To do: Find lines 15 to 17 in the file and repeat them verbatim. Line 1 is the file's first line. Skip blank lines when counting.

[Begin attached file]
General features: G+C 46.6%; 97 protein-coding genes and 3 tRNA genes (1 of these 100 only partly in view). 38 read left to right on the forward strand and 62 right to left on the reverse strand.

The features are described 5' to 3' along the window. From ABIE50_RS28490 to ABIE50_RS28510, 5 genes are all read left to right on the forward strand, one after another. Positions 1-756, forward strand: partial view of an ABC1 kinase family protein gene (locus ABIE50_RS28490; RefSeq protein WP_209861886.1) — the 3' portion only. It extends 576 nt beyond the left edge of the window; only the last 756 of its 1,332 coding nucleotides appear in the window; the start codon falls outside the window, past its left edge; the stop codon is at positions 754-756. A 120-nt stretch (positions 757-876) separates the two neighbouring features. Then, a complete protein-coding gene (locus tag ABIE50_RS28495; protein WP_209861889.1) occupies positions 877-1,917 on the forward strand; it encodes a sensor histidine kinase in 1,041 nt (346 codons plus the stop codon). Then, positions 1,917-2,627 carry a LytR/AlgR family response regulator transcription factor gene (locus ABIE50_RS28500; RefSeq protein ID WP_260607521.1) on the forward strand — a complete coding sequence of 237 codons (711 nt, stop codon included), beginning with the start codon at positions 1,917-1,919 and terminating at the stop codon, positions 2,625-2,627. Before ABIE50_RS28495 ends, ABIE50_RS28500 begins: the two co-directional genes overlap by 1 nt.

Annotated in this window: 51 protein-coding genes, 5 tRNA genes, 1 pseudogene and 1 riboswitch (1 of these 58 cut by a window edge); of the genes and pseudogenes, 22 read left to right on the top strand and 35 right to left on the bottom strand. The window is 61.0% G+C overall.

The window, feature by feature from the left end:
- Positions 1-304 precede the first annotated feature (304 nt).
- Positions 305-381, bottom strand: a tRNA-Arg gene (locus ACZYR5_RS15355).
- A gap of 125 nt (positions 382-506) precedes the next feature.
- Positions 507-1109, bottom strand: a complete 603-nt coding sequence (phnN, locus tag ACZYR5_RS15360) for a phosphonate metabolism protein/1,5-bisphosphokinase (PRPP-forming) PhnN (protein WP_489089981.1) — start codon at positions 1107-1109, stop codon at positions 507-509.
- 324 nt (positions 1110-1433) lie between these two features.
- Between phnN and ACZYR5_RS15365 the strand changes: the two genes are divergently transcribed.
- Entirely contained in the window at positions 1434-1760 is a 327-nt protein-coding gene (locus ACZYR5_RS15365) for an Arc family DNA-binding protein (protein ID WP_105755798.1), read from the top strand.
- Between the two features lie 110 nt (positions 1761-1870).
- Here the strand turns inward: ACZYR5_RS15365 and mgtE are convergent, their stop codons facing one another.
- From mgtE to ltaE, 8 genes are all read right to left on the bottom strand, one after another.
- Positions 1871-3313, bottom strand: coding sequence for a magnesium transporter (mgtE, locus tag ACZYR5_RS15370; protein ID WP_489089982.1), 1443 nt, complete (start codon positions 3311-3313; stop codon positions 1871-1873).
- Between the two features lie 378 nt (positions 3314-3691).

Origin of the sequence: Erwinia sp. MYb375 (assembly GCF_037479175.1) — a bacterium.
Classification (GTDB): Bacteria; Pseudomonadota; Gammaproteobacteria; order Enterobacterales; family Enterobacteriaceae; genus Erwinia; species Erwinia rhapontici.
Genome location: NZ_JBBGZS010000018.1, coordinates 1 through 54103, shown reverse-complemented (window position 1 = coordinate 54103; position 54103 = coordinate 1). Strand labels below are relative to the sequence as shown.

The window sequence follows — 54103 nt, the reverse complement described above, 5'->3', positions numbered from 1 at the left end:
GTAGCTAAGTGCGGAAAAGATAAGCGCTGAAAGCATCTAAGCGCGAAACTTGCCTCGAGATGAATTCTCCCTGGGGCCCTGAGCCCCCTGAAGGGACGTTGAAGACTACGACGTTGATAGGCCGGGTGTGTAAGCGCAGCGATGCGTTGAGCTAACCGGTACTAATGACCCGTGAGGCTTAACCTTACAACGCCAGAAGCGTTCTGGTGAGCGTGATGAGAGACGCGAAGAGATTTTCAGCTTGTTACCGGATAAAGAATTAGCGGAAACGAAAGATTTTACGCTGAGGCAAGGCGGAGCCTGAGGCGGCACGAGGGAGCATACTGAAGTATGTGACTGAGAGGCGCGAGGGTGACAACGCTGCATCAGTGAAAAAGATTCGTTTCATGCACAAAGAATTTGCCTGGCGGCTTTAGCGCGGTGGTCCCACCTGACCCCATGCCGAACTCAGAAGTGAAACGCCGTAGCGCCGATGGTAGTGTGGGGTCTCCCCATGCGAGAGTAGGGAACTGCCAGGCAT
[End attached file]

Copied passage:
- Positions 1871-3313, bottom strand: coding sequence for a magnesium transporter (mgtE, locus tag ACZYR5_RS15370; protein ID WP_489089982.1), 1443 nt, complete (start codon positions 3311-3313; stop codon positions 1871-1873).
- Between the two features lie 378 nt (positions 3314-3691).

Origin of the sequence: Erwinia sp. MYb375 (assembly GCF_037479175.1) — a bacterium.